The inference question type forms part of the Critical Reasoning Evidence Family.
Evidence Family questions are made up entirely of premises, and contain no assumptions either. The family/group has two main types of questions: Inference and Paradox.
Before you proceed to learning how Inference questions can be answered correctly, you must first understand what an inference is. What does the GMAT mean when it asks us to infer something?
What else you can do inside qs leap ?
Strictly by GMAT standards, an inference is something that has to be true according to the evidence(s) presented in the argument. Now, what you must know is that this is very different from how “inferences” are perceived in the real world, where an inference is something we derive from available evidence (information) and is hence only likely to be true (not definitely true). Therefore, the kind of logical reasoning that you show when you make these GMAT-specific inferences are meant to be very different from the real-world ones, which pretty much amount to making an educated guess about something based on the information that has been provided about it already.
Fact: Saturday is the worst day of the week, and I’m often late to work.
Real-world inference(s): I am quite punctual to work on Weekdays.
GMAT inference: I like Sundays more than I like Saturdays.
Inference questions require us to find an answer that must be true according to the information provided in the argument (containing only one or more premises). More often than not, you will be required to use only some of the information presented in the argument, though you may of course use all of it.
Inference question stems usually contain some form of the words “conclude” and “infer”, though you’ll often find variations that don’t include those specific words.
Some examples of inference question stems:
- Which of the following can be “logically concluded” from the given text?
- The statements above most “strongly support which of the following conclusions”?
- Which of the following can be “properly inferred” from the given statements?
- The statements made “best support” which of the following “assertions”?
- Which answer “must be true” based on the above statements?
While attempting “Inference” questions, it’s important to remember not to confuse them with “Strengthen the Argument” questions. When stems contain the language “most strongly support”, it’s easy to be misguided into thinking that the question may be asking you to look for answer choices that strengthen the argument.
The best way to remember the difference between the two is by noting that:
- On Inference questions, the argument (above) given should support the correct answer choice (below). [Use the argument given to support the answer]
- On Strengthen the Argument questions, the correct answer choice (below) will support the conclusion given in the argument (above). [Use an answer to support the argument]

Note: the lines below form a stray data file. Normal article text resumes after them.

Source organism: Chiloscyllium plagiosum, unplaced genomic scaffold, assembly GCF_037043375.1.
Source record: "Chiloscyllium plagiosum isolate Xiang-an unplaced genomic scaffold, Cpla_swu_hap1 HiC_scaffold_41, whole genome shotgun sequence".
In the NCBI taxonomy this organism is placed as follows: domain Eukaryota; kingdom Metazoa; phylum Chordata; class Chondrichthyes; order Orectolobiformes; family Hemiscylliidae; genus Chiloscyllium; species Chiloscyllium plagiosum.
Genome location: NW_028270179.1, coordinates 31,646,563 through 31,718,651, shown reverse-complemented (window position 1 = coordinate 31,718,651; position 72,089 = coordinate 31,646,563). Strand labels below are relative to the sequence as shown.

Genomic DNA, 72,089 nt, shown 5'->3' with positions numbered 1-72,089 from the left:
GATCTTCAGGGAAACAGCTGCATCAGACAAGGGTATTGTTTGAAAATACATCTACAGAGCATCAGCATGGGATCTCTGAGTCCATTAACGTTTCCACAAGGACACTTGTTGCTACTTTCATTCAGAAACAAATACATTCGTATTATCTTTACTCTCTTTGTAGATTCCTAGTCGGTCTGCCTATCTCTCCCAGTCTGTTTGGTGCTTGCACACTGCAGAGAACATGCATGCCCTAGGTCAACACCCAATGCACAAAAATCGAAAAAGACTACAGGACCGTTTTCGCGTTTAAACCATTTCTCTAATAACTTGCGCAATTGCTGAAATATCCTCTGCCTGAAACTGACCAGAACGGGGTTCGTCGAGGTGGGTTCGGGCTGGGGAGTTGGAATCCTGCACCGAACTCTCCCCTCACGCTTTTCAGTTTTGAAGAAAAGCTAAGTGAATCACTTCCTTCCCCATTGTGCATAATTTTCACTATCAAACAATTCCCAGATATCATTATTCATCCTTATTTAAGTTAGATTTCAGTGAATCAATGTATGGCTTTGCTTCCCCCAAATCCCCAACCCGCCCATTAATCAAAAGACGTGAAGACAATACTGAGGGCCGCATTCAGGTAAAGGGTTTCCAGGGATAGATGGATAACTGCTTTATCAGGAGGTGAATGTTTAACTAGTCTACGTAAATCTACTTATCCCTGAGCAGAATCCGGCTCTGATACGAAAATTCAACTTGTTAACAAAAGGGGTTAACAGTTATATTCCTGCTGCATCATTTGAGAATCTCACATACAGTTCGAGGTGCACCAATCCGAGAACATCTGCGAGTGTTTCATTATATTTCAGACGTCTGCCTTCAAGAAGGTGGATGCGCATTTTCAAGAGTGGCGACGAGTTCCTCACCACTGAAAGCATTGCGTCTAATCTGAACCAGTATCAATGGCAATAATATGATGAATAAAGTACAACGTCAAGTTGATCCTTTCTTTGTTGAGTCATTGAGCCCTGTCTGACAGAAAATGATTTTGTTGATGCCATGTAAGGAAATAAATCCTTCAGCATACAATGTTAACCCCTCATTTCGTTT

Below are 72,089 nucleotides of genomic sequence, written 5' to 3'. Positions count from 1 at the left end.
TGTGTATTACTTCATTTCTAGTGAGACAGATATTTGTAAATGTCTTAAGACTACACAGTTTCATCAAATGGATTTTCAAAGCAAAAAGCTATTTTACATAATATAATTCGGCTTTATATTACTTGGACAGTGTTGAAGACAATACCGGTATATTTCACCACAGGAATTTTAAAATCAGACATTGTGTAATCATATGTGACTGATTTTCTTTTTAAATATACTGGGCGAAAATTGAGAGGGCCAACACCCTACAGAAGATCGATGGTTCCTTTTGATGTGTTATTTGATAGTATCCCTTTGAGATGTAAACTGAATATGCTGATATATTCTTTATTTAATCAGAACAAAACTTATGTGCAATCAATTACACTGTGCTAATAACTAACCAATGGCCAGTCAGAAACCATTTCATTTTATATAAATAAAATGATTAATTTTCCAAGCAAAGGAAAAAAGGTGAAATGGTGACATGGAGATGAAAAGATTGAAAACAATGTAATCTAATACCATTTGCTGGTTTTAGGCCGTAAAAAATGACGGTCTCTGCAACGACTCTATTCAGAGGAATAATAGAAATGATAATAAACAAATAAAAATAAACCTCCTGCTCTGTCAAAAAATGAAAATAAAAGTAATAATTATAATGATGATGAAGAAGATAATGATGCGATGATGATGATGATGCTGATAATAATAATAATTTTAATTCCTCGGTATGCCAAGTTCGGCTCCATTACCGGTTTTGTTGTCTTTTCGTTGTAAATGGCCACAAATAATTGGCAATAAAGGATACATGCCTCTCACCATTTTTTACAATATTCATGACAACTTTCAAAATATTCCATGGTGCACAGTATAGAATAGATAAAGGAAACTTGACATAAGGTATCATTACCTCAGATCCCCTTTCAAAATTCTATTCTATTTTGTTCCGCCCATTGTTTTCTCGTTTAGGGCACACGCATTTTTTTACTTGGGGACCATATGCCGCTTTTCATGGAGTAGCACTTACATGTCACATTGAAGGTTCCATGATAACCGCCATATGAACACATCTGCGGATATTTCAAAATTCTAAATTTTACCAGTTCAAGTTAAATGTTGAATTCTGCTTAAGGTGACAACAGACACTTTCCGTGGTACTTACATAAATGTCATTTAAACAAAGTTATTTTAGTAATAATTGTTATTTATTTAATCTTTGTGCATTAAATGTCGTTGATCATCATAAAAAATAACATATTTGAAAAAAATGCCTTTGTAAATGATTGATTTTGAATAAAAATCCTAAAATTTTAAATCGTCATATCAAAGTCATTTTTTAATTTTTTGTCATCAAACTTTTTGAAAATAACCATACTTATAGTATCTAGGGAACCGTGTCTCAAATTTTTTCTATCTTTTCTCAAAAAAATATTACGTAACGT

Also remember that Inference questions will only have premise(s) in the argument text, whereas Strengthen questions will certainly have more than just the premise(s), and usually always a conclusion.
Let’s take a look at an example:
Both enrollment and total tuition revenue at Brownsville University have increased during each of the last four years. During the same period, enrollment at Canterbury University has steadily decreased, while total tuition revenue has remained constant.
Which of the following hypotheses is best supported by the statement given?
(A) Brownsville University now collects more total tuition revenue than does Canterbury University.
(B) The per-student tuition at Canterbury University has risen over the last four years.
(C) Brownsville University will continue to increase its revenues as long as it continues to increase enrollment.
Let’s break the argument down to its core:
Premise(s): “Both enrollment and total tuition revenue at Brownsville University have increased during each of the last four years. During the same period, enrollment at Canterbury University has steadily decreased, while total tuition revenue has remained constant.”
We can understand the following as the core of the argument:
Note that, on all inference questions, the right-hand side of the core will always look like the above because you will only always be given premises.
Now, if we carefully consider all the given answer choices and match them up against what has been provided as the premise(s), we shall see the following:
Option A suggests that Brownsville University now collects more total tuition revenue does Canterbury University does. For this option to be correct, we need a surefire indication that the tuition at BU is in fact, numerically higher. However, in the given set of premises, only the change in trends at the two universities has been mentioned, and the actual comparison in terms of tuition fee has not been done. Thus, this inference cannot be made.
Option B suggests that the per-student tuition at Canterbury University has risen over the last four years. For this option to be correct, we need information on per-student enrollment because the fee comes in only during enrollment. And we know that enrollment has gone down! Now, if the tuition revenue has not gone down with the downward enrollment pattern, then per student must be paying more. So, yes this does seem like the correct answer!
Option C suggests that Brownsville University will continue to increase its revenues as long as it continues to increase enrollment. Now this option is certainly a plausible inference, if we are to consider it a real-world hypothesis. However, this information is not an absolute certainty as per the given premises. Hence, this option is incorrect.
Clearly, option B is the correct answer.